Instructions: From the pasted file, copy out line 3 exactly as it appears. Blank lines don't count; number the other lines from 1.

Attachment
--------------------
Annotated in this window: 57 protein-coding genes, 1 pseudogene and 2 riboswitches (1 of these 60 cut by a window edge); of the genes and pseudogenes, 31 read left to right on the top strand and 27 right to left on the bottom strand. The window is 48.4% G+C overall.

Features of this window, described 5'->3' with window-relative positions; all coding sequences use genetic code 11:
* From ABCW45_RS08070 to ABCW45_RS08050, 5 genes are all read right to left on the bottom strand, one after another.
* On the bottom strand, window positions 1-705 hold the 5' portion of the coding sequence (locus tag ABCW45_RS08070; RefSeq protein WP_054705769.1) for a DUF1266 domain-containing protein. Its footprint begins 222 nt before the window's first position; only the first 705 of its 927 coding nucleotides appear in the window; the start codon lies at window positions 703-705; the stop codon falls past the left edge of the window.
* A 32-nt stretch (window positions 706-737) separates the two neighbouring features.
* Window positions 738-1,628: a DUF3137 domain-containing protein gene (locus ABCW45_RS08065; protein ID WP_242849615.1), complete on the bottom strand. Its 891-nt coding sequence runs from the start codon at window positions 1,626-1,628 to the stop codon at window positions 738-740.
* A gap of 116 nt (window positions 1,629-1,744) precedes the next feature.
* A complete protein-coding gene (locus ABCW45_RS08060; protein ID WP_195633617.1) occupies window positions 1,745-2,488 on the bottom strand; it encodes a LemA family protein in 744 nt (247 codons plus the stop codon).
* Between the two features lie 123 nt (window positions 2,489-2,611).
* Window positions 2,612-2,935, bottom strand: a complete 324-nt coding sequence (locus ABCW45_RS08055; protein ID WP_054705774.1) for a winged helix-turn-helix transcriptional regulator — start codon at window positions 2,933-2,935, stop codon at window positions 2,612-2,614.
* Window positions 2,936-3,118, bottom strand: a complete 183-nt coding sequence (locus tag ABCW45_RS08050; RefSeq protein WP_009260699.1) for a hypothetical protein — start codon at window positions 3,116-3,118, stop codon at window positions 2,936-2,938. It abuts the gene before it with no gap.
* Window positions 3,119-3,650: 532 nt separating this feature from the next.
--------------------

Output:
* From ABCW45_RS08070 to ABCW45_RS08050, 5 genes are all read right to left on the bottom strand, one after another.